Legato Brings SRM to the Web
Legato Systems Inc. became the latest company to Web-enable storage resource management. To that end, the storage management software vendor last month shipped Legato (www.legato.com
) GEMS Storage Resource Manager (SRM) and Legato GEMS SRM for Exchange.
Legato GEMS SRM products help customers manage complex on-line storage resources and perform proactive, preventative maintenance with the aim of avoiding storage-related downtime.
Legato GEMS SRM automatically monitors and reports on all physical storage resources -- such as disks, RAID systems -- and logical storage resources -- such as partitions, file systems, directories, files folders -- from intranet Web sites.
Legato GEMS SRM for Exchange provides reports, alerts, trends, and policies needed to manage capacity, consumption, and availability unique to Exchange Server storage. GEMS SRM for Exchange delivers a comprehensive view of the entire Exchange storage topology, and helps simplify the management of Exchange mailboxes, mailbox quotas, public folders, and users.
George Symons, vice president of product marketing and management at Legato, says his company’s storage resource manager also enables business growth planning and optimal deployment of SANs and backup technologies. It can also be used to ensure the availability of critical applications.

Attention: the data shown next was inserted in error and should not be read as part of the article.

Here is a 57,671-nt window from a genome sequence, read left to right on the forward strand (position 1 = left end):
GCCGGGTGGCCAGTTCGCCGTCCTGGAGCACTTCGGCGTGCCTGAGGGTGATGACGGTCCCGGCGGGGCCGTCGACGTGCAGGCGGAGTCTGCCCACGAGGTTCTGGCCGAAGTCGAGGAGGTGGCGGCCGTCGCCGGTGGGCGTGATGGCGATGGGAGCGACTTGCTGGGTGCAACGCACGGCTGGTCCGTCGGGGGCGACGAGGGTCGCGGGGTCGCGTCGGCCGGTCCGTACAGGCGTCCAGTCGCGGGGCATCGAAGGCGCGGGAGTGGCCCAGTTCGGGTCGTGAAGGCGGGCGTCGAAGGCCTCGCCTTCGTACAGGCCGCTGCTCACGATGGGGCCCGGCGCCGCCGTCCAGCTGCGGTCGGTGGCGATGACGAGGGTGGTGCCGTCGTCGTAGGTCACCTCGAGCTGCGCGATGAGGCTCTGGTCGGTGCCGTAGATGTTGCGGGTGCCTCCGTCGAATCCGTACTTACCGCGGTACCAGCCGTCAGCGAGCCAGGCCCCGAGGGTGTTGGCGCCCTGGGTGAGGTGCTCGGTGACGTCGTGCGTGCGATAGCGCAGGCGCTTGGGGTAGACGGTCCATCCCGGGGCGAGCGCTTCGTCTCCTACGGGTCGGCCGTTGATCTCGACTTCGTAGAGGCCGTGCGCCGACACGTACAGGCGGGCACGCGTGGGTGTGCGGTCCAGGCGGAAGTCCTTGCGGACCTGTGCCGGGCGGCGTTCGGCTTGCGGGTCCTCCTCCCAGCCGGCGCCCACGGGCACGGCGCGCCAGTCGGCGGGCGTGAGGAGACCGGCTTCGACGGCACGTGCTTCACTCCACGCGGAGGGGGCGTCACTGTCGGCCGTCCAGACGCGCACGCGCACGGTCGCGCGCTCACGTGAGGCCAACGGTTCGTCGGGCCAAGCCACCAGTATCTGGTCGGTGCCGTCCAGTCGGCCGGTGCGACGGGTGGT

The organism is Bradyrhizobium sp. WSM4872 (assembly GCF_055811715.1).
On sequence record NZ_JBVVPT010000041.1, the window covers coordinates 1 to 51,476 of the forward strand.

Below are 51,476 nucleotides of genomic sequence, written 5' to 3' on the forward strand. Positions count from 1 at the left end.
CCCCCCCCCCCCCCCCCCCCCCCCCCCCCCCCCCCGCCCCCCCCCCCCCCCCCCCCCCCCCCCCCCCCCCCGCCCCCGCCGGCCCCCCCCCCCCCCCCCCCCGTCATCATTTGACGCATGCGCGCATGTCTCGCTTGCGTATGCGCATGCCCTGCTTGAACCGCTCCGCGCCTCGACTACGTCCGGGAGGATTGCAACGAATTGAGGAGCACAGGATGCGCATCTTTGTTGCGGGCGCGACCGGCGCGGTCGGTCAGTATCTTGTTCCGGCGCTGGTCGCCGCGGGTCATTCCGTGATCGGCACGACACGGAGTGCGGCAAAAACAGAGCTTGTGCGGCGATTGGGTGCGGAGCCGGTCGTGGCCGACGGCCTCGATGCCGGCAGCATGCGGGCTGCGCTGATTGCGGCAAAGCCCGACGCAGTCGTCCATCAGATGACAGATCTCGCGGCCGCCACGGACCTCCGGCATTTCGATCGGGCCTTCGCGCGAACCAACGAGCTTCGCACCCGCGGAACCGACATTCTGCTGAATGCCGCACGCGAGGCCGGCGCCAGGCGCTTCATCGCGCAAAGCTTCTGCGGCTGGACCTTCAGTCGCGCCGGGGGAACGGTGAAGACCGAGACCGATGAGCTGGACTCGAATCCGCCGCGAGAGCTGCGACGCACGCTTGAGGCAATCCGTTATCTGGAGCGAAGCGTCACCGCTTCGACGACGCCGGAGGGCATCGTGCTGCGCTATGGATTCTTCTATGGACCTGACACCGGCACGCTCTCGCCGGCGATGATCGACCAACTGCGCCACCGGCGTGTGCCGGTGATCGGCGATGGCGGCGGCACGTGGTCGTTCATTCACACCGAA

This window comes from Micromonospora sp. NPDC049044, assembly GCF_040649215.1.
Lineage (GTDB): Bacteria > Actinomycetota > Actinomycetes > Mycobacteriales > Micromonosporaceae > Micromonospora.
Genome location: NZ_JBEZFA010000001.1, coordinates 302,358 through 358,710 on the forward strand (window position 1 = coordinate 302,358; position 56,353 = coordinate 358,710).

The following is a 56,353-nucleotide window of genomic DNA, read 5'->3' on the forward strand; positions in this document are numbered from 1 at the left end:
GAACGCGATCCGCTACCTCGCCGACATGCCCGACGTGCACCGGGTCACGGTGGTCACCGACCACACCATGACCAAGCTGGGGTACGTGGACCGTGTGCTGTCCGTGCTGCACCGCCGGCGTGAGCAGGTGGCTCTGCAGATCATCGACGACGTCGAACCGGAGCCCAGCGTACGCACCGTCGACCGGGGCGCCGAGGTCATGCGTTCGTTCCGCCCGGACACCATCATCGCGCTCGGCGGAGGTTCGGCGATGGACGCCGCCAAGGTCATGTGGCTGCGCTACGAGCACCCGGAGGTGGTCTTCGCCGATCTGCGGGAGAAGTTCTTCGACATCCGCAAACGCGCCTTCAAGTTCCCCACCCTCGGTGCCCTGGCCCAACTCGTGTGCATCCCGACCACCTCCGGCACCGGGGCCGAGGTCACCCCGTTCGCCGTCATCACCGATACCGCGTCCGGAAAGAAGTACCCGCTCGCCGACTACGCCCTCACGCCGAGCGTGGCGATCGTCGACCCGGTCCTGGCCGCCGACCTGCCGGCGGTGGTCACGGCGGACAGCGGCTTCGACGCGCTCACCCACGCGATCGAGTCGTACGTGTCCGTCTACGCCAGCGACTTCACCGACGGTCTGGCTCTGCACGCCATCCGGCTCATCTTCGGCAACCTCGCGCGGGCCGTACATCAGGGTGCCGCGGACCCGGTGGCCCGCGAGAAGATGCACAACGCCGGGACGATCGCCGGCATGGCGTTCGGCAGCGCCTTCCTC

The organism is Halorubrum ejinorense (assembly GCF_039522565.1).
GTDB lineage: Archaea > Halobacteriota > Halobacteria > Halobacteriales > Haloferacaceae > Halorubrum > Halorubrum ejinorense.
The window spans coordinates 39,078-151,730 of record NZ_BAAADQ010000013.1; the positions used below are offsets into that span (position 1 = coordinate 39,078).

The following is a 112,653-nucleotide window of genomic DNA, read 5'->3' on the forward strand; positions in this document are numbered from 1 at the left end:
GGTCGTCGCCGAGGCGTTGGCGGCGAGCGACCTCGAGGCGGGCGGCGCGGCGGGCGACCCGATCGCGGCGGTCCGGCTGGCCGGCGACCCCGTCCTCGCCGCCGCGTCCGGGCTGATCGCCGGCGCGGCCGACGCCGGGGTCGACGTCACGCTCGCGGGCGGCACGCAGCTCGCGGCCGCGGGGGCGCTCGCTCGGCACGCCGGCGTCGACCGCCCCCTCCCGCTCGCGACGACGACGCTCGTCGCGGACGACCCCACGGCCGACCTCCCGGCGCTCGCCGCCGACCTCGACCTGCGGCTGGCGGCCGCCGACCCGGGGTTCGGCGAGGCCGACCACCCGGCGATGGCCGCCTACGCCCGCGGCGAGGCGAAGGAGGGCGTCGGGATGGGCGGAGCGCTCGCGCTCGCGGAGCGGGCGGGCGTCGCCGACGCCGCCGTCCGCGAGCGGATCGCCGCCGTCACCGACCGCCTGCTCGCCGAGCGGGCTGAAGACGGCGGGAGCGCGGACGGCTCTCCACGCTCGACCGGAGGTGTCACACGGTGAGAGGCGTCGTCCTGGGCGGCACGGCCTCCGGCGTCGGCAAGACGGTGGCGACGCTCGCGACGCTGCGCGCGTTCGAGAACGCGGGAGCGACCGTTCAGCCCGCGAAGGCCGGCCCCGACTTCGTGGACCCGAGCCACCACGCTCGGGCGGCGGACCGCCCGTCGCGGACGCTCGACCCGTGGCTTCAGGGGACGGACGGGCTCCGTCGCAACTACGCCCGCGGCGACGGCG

GEMS SRM and SRM for Exchange work by automatically scanning the enterprise storage environment, collecting data points on capacity, consumption, availability, and configuration. This information, stored on a Microsoft SQL Server database, provides alerts, reports, policies, and historical data that help IT efficiently detect and solve application and storage-related problems.
Legato claims GEMS SRM differs from other management tools in two important respects. First, GEMS SRM can manage an entire network's storage resources, not just those of a specific server or application. Second, SRM manages more than a simple process, such as backup or archiving. It focuses on analyzing, configuring, and optimizing all storage processes and resources.
According to Legato, by simplifying the existing storage environment customers can more easily deploy storage area networks and network attached storage solutions. Further, as storage proliferates, so does the need to manage it.
According to market research firm Dataquest Inc. (www.dataquest.com), the market for storage resource management will reach $1.2 billion by 2002.
Paul Mason, vice president at IDC (www.idc.com), agrees that the storage resource market will be important in the next few years.
"With the continued proliferation of data on all platforms, and the critical need to keep it available around the clock, organizations are looking for solutions that give them an enterprisewide view of their storage environment and alert them to potential problems," Mason says.